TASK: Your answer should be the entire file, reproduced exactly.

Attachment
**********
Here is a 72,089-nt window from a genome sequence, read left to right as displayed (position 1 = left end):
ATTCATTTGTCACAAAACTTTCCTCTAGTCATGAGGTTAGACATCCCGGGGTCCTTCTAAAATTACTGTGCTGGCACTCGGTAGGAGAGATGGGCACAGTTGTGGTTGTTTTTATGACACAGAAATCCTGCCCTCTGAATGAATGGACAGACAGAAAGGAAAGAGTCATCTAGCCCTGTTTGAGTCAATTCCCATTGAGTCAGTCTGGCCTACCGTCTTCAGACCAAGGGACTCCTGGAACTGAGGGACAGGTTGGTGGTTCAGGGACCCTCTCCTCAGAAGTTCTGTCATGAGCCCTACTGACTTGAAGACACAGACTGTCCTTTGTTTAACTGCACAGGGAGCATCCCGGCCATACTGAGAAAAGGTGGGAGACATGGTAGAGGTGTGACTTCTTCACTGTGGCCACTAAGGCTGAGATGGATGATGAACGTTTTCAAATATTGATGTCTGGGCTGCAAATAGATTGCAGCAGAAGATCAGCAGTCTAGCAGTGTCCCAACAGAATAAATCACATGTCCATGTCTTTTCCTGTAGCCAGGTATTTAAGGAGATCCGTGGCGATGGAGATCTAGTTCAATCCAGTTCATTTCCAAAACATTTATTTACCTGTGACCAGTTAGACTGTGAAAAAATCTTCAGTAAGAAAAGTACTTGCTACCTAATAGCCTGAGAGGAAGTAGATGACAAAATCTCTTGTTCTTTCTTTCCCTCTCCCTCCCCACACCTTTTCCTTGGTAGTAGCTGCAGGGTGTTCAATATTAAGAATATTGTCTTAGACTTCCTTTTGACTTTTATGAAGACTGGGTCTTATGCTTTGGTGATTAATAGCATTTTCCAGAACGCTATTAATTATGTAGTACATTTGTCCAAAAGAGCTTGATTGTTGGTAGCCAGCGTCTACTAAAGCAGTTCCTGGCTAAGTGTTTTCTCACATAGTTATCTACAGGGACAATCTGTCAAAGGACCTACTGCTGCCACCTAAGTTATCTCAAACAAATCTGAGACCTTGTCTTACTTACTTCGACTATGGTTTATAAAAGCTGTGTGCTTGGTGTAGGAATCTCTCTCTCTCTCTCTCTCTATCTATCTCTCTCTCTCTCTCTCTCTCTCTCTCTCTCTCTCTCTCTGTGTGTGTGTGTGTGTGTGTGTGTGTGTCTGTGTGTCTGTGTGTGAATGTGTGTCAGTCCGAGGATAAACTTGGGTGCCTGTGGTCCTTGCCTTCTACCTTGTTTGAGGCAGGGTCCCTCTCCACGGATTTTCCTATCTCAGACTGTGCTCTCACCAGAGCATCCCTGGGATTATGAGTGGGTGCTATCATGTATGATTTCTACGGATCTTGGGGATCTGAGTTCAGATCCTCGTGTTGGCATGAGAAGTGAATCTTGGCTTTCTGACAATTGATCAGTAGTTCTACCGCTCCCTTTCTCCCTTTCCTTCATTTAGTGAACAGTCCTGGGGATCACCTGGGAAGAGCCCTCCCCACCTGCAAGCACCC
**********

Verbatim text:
Here is a 72,089-nt window from a genome sequence, read left to right as displayed (position 1 = left end):
ATTCATTTGTCACAAAACTTTCCTCTAGTCATGAGGTTAGACATCCCGGGGTCCTTCTAAAATTACTGTGCTGGCACTCGGTAGGAGAGATGGGCACAGTTGTGGTTGTTTTTATGACACAGAAATCCTGCCCTCTGAATGAATGGACAGACAGAAAGGAAAGAGTCATCTAGCCCTGTTTGAGTCAATTCCCATTGAGTCAGTCTGGCCTACCGTCTTCAGACCAAGGGACTCCTGGAACTGAGGGACAGGTTGGTGGTTCAGGGACCCTCTCCTCAGAAGTTCTGTCATGAGCCCTACTGACTTGAAGACACAGACTGTCCTTTGTTTAACTGCACAGGGAGCATCCCGGCCATACTGAGAAAAGGTGGGAGACATGGTAGAGGTGTGACTTCTTCACTGTGGCCACTAAGGCTGAGATGGATGATGAACGTTTTCAAATATTGATGTCTGGGCTGCAAATAGATTGCAGCAGAAGATCAGCAGTCTAGCAGTGTCCCAACAGAATAAATCACATGTCCATGTCTTTTCCTGTAGCCAGGTATTTAAGGAGATCCGTGGCGATGGAGATCTAGTTCAATCCAGTTCATTTCCAAAACATTTATTTACCTGTGACCAGTTAGACTGTGAAAAAATCTTCAGTAAGAAAAGTACTTGCTACCTAATAGCCTGAGAGGAAGTAGATGACAAAATCTCTTGTTCTTTCTTTCCCTCTCCCTCCCCACACCTTTTCCTTGGTAGTAGCTGCAGGGTGTTCAATATTAAGAATATTGTCTTAGACTTCCTTTTGACTTTTATGAAGACTGGGTCTTATGCTTTGGTGATTAATAGCATTTTCCAGAACGCTATTAATTATGTAGTACATTTGTCCAAAAGAGCTTGATTGTTGGTAGCCAGCGTCTACTAAAGCAGTTCCTGGCTAAGTGTTTTCTCACATAGTTATCTACAGGGACAATCTGTCAAAGGACCTACTGCTGCCACCTAAGTTATCTCAAACAAATCTGAGACCTTGTCTTACTTACTTCGACTATGGTTTATAAAAGCTGTGTGCTTGGTGTAGGAATCTCTCTCTCTCTCTCTCTCTATCTATCTCTCTCTCTCTCTCTCTCTCTCTCTCTCTCTCTCTCTCTGTGTGTGTGTGTGTGTGTGTGTGTGTGTCTGTGTGTCTGTGTGTGAATGTGTGTCAGTCCGAGGATAAACTTGGGTGCCTGTGGTCCTTGCCTTCTACCTTGTTTGAGGCAGGGTCCCTCTCCACGGATTTTCCTATCTCAGACTGTGCTCTCACCAGAGCATCCCTGGGATTATGAGTGGGTGCTATCATGTATGATTTCTACGGATCTTGGGGATCTGAGTTCAGATCCTCGTGTTGGCATGAGAAGTGAATCTTGGCTTTCTGACAATTGATCAGTAGTTCTACCGCTCCCTTTCTCCCTTTCCTTCATTTAGTGAACAGTCCTGGGGATCACCTGGGAAGAGCCCTCCCCACCTGCAAGCACCC